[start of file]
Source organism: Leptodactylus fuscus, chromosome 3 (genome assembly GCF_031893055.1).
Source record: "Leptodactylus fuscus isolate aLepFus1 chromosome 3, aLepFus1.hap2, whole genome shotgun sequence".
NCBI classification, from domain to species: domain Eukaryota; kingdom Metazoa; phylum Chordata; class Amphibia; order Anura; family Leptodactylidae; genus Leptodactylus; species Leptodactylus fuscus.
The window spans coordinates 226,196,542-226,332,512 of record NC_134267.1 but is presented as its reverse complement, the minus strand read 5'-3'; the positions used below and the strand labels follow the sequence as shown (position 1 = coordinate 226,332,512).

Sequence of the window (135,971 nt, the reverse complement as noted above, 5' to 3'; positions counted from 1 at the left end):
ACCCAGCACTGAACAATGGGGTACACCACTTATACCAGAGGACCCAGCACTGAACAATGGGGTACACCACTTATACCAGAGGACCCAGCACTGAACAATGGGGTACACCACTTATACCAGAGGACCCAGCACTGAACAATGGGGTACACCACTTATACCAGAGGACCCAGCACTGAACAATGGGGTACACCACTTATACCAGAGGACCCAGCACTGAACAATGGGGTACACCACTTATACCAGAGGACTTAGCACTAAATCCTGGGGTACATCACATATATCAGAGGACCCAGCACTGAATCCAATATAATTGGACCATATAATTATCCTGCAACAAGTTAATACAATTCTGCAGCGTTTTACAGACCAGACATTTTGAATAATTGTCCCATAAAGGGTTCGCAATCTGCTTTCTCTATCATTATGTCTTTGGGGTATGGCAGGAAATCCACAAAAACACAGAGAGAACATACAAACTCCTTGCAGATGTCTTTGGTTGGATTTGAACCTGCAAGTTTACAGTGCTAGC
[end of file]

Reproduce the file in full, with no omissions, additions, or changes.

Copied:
Source organism: Leptodactylus fuscus, chromosome 3 (genome assembly GCF_031893055.1).
Source record: "Leptodactylus fuscus isolate aLepFus1 chromosome 3, aLepFus1.hap2, whole genome shotgun sequence".
NCBI classification, from domain to species: domain Eukaryota; kingdom Metazoa; phylum Chordata; class Amphibia; order Anura; family Leptodactylidae; genus Leptodactylus; species Leptodactylus fuscus.
The window spans coordinates 226,196,542-226,332,512 of record NC_134267.1 but is presented as its reverse complement, the minus strand read 5'-3'; the positions used below and the strand labels follow the sequence as shown (position 1 = coordinate 226,332,512).

Sequence of the window (135,971 nt, the reverse complement as noted above, 5' to 3'; positions counted from 1 at the left end):
ACCCAGCACTGAACAATGGGGTACACCACTTATACCAGAGGACCCAGCACTGAACAATGGGGTACACCACTTATACCAGAGGACCCAGCACTGAACAATGGGGTACACCACTTATACCAGAGGACCCAGCACTGAACAATGGGGTACACCACTTATACCAGAGGACCCAGCACTGAACAATGGGGTACACCACTTATACCAGAGGACCCAGCACTGAACAATGGGGTACACCACTTATACCAGAGGACTTAGCACTAAATCCTGGGGTACATCACATATATCAGAGGACCCAGCACTGAATCCAATATAATTGGACCATATAATTATCCTGCAACAAGTTAATACAATTCTGCAGCGTTTTACAGACCAGACATTTTGAATAATTGTCCCATAAAGGGTTCGCAATCTGCTTTCTCTATCATTATGTCTTTGGGGTATGGCAGGAAATCCACAAAAACACAGAGAGAACATACAAACTCCTTGCAGATGTCTTTGGTTGGATTTGAACCTGCAAGTTTACAGTGCTAGC